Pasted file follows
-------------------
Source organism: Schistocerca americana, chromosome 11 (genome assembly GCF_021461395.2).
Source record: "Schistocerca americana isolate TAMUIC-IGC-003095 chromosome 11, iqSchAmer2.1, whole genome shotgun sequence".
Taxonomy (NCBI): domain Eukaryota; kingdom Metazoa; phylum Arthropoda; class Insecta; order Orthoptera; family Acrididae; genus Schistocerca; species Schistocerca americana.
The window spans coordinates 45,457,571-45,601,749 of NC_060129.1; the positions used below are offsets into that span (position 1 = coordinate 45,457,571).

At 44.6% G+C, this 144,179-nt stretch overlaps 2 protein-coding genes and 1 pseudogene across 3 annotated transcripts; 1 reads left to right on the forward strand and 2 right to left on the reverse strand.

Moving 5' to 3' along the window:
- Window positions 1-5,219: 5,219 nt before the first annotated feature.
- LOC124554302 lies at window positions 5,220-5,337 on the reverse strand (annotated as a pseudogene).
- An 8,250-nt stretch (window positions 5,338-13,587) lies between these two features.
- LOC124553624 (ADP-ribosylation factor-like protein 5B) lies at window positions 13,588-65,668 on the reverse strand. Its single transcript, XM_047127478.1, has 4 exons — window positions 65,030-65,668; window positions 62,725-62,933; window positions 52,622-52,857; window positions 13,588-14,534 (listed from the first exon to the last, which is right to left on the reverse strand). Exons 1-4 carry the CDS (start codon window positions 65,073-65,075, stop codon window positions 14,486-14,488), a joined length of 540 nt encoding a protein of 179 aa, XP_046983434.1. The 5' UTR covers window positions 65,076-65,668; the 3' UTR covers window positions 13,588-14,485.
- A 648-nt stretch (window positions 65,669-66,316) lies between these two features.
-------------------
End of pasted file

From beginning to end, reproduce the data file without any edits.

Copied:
Source organism: Schistocerca americana, chromosome 11 (genome assembly GCF_021461395.2).
Source record: "Schistocerca americana isolate TAMUIC-IGC-003095 chromosome 11, iqSchAmer2.1, whole genome shotgun sequence".
Taxonomy (NCBI): domain Eukaryota; kingdom Metazoa; phylum Arthropoda; class Insecta; order Orthoptera; family Acrididae; genus Schistocerca; species Schistocerca americana.
The window spans coordinates 45,457,571-45,601,749 of NC_060129.1; the positions used below are offsets into that span (position 1 = coordinate 45,457,571).

At 44.6% G+C, this 144,179-nt stretch overlaps 2 protein-coding genes and 1 pseudogene across 3 annotated transcripts; 1 reads left to right on the forward strand and 2 right to left on the reverse strand.

Moving 5' to 3' along the window:
- Window positions 1-5,219: 5,219 nt before the first annotated feature.
- LOC124554302 lies at window positions 5,220-5,337 on the reverse strand (annotated as a pseudogene).
- An 8,250-nt stretch (window positions 5,338-13,587) lies between these two features.
- LOC124553624 (ADP-ribosylation factor-like protein 5B) lies at window positions 13,588-65,668 on the reverse strand. Its single transcript, XM_047127478.1, has 4 exons — window positions 65,030-65,668; window positions 62,725-62,933; window positions 52,622-52,857; window positions 13,588-14,534 (listed from the first exon to the last, which is right to left on the reverse strand). Exons 1-4 carry the CDS (start codon window positions 65,073-65,075, stop codon window positions 14,486-14,488), a joined length of 540 nt encoding a protein of 179 aa, XP_046983434.1. The 5' UTR covers window positions 65,076-65,668; the 3' UTR covers window positions 13,588-14,485.
- A 648-nt stretch (window positions 65,669-66,316) lies between these two features.